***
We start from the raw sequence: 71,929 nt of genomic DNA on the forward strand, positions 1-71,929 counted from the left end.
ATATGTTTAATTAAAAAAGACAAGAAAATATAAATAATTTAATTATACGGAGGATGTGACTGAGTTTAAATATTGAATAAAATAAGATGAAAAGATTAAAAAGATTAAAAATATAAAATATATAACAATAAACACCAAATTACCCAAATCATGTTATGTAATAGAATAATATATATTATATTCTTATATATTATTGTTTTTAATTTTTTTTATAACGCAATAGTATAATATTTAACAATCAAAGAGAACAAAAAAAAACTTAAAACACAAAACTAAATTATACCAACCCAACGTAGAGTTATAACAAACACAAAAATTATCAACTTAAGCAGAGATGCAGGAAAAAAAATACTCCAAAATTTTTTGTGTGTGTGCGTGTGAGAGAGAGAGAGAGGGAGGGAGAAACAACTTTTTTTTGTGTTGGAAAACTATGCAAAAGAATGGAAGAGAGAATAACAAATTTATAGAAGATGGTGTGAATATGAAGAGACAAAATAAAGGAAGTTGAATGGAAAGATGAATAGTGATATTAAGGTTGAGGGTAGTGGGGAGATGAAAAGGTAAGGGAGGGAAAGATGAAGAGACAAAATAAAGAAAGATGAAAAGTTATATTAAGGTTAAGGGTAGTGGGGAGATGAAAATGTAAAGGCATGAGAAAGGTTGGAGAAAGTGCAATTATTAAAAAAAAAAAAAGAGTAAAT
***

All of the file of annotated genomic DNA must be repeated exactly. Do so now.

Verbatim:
We start from the raw sequence: 71,929 nt of genomic DNA on the forward strand, positions 1-71,929 counted from the left end.
ATATGTTTAATTAAAAAAGACAAGAAAATATAAATAATTTAATTATACGGAGGATGTGACTGAGTTTAAATATTGAATAAAATAAGATGAAAAGATTAAAAAGATTAAAAATATAAAATATATAACAATAAACACCAAATTACCCAAATCATGTTATGTAATAGAATAATATATATTATATTCTTATATATTATTGTTTTTAATTTTTTTTATAACGCAATAGTATAATATTTAACAATCAAAGAGAACAAAAAAAAACTTAAAACACAAAACTAAATTATACCAACCCAACGTAGAGTTATAACAAACACAAAAATTATCAACTTAAGCAGAGATGCAGGAAAAAAAATACTCCAAAATTTTTTGTGTGTGTGCGTGTGAGAGAGAGAGAGAGGGAGGGAGAAACAACTTTTTTTTGTGTTGGAAAACTATGCAAAAGAATGGAAGAGAGAATAACAAATTTATAGAAGATGGTGTGAATATGAAGAGACAAAATAAAGGAAGTTGAATGGAAAGATGAATAGTGATATTAAGGTTGAGGGTAGTGGGGAGATGAAAAGGTAAGGGAGGGAAAGATGAAGAGACAAAATAAAGAAAGATGAAAAGTTATATTAAGGTTAAGGGTAGTGGGGAGATGAAAATGTAAAGGCATGAGAAAGGTTGGAGAAAGTGCAATTATTAAAAAAAAAAAAAGAGTAAAT